Watch: This is what it looks like when the response to protests against police violence is… more police violence

These were just some of the outrageous and violent scenes captured on video Saturday night amid demonstrations and uprisings in cities across the U.S. in protest of the killing of George Floyd.

SOURCECommon Dreams

Police driving their SUV cruisers into protesters in Brooklyn, New York.

National Guard and local officers firing paint gun rounds at people standing on their own front porch in Minneapolis, Minnesota.

Massive armored S.W.A.T. vehicles and lines of riot police in Columbia, South Carolina and elsewhere.

Police units firing rubber bullets and tear gas at kneeling, non-violent demonstrators in Dallas, Texas.

Riot police knocking an elderly man walking with cane to the ground in Salt Lake City, Utah.

These were just some of the outrageous and violent scenes captured on video Saturday night amid demonstrations and uprisings in cities across the U.S. in protest of the killing of George Floyd in Minneapolis last week and the long history of police violence and social neglect in the country.

Here’s what happened in Brooklyn:

This is what it looked liked when people standing on their front porch in a quiet neighborhood in Minneapolis when the National Guard marched down the street telling everyone to “Get in you house, now!” before ordering “Light up em” and opening fire with paint pellets:

This is what it looks like when police officers push down an elderly man in Salt Lake City:

This was the scene Columbia which left a commentator to declare “we are living in a police state”:

And here non-violent demonstrators in Dallas, Texas kneeling down and chanting “hands up, don’t shoot” just before riot police open fire with tear gas:

Condemning the widespread militarized response by the National Guard and local police forces as an affront to human rights and international law, Amnesty International early Sunday morning condemned the behavior of U.S. law enforcement agencies.

“U.S. police across the country are failing their obligations under international law to respect and facilitate the right to peaceful protest, exacerbating a tense situation and endangering the lives of protesters,” said Rachel Ward, national director of research at Amnesty International USA. “In city after city, we are witnessing actions that could be considered unnecessary or excessive force. We call for an immediate end to any excessive use of force and for law enforcement to ensure and protect the legal right to protest.”

Ward said that all “unnecessary or excessive force must cease immediately, and all instances of potentially excessive or unnecessary force against protesters must be investigated and any officers who broke the law must be held accountable.” Ward argued that it is equipping police officers with military gear and asking them to behave as soldiers in the first place is what often leads to more violent clashes.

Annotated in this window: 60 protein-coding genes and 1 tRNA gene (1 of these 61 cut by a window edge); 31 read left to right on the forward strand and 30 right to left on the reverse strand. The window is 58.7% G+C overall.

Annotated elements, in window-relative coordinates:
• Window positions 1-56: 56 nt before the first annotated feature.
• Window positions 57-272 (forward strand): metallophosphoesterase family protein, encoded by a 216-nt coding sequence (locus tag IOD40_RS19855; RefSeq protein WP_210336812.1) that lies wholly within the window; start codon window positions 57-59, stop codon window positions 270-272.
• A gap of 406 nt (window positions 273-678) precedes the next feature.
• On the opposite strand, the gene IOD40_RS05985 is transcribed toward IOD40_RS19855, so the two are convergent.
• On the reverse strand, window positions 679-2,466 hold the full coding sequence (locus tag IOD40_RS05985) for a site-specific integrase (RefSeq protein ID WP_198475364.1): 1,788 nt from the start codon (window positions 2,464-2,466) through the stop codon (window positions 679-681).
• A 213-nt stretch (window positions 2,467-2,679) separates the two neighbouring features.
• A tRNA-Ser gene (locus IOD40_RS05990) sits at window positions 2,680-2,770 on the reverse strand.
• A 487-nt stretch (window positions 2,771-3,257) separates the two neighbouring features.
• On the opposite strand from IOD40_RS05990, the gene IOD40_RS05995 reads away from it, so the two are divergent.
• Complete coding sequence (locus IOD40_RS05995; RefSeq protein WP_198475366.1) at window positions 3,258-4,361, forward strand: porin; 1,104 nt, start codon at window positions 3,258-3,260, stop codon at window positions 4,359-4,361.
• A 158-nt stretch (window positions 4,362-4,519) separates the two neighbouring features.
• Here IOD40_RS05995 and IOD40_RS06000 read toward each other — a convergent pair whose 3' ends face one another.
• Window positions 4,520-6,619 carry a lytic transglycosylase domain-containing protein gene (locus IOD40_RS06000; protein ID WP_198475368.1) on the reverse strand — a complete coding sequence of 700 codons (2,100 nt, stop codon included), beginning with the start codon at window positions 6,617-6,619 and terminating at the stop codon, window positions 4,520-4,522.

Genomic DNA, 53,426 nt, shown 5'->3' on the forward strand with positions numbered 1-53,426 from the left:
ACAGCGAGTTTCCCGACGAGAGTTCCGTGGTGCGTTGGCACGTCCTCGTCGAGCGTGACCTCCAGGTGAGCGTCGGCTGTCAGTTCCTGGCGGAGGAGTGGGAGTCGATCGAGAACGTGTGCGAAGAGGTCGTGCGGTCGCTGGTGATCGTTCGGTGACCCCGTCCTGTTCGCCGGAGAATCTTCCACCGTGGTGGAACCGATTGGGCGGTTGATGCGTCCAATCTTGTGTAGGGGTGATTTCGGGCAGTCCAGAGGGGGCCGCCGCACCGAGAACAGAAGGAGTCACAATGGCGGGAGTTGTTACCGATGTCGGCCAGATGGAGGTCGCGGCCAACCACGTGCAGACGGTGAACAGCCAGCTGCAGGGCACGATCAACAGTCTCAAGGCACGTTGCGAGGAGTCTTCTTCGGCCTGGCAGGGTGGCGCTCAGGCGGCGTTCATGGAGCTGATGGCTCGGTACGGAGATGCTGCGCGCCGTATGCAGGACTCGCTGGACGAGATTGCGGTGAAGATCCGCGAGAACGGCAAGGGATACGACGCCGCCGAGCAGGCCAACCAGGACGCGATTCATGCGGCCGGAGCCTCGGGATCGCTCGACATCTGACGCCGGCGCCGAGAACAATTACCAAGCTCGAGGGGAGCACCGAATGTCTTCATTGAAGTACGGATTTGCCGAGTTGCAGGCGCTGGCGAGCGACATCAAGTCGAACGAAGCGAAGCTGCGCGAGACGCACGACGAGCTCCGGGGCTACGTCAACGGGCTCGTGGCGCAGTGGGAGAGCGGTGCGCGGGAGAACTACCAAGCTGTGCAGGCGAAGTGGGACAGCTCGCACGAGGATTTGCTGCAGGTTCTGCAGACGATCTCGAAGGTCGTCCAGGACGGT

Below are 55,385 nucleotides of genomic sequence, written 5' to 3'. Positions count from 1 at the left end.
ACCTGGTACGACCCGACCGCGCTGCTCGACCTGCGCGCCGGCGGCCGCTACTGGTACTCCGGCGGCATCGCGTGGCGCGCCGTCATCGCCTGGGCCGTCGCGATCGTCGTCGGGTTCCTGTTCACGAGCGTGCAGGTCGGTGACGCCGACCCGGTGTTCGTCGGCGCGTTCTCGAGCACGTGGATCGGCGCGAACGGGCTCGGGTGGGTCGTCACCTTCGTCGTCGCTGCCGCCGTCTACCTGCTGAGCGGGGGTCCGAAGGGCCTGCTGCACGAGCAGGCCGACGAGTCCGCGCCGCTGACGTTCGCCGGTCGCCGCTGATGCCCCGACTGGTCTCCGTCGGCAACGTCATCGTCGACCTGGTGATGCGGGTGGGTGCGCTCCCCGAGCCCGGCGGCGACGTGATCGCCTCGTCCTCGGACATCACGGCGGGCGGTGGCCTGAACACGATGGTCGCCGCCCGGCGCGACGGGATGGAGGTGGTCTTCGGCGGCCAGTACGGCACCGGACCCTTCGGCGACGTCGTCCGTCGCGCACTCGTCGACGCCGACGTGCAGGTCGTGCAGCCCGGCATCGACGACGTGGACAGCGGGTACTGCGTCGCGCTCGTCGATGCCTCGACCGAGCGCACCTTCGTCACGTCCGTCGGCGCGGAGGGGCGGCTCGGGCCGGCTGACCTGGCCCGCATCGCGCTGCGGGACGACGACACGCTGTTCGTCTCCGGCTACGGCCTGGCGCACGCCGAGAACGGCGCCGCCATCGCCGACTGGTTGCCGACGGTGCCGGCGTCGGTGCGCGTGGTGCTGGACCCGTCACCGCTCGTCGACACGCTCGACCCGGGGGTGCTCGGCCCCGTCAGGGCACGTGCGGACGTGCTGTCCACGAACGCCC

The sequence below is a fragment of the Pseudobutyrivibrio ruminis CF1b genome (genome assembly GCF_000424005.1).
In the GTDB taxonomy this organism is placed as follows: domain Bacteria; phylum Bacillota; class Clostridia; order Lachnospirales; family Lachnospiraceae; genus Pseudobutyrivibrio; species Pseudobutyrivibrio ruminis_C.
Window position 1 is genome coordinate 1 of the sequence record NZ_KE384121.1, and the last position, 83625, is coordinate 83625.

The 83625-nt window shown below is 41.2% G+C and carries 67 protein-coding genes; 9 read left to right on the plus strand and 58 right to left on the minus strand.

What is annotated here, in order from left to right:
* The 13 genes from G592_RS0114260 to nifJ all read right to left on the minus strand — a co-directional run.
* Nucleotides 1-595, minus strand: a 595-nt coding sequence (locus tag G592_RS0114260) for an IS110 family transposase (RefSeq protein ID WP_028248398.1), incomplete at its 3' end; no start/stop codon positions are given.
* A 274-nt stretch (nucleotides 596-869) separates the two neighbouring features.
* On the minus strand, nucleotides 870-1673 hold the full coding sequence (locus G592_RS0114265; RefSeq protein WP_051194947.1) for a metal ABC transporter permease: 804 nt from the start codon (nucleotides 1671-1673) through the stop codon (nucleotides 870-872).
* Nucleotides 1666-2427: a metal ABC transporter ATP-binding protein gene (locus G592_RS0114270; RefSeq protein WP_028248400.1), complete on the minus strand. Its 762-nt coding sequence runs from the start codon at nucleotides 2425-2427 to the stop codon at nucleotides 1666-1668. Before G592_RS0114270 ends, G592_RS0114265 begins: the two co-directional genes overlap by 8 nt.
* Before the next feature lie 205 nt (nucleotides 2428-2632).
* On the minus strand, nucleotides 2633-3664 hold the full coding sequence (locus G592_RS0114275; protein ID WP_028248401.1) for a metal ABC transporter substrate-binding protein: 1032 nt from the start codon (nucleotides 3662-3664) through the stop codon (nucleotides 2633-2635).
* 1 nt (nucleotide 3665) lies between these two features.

“Police must engage in de-escalation, before the situation worsens,” she said. “They should de-militarize their approach and engage in dialogue with protest organizers to reduce tensions to prevent violence or to stop it quickly as soon as it breaks out in order to protect the right to peaceful assembly.”

Amnesty also singled out President Donald Trump by name for sowing further division and violence:

In a widely shared commentary on Friday night, philosopher and social justice activist Dr. Cornel West argued that what is being witnessed right now in the U.S. is a “perfect storm” of discontent that blends the fresh outrage of Floyd’s killing—and the similar killings of others by police—with the underlying injustice of an American capitalist system that cannot fulfil the human needs of its people and that is soaked in racism and inequality.

“When you talk about the masses of black people—the precious poor and working-class black people, brown, red, yellow, whatever color—they’re the ones left out and they feel so thoroughly powerless, helpless, hopeless—then you get rebellion,” West said.

Rep. Alexandria Ocasio-Cortez in a viral video post on Saturday afternoon said that anyone calling an end to the so-called “unrest” sweeping the nation in the wake of Floyd’s death is being nothing but hyppocritical and empty if they are not pairing that demand with calls to reform that systems that fuel such anger and despair.

“If you’re trying to call for the end to unrest, but you don’t believe healthcare is a human right,” said Ocasio-Cortez. “If you’re afraid to say Black Lives Matter. If you’re too scared to call out police brutality—then you aren’t asking for an to unrest. You are asking for injustice to continue and for your people to continue to endure the violence of poverty, the violence of lack of housing access, the violence of police brutality and not say a damn thing. That’s what you’re asking for.”

In response to the specific of police violence displayed Saturday in Brooklyn when the police vehicles tried to mow down protesters, Ocasio-Cortez rejected the argument put forth by New York City Mayor Bill DeBlasio and others that such use of force was justified.

“NO ONE gets to slam an SUV through a crowd of human beings,” she tweeted. “Running SUVs in crowds of people should never, ever be normalized. No matter who does it, no matter why.”

Update: This post was updated to include comment from Amnesty International.


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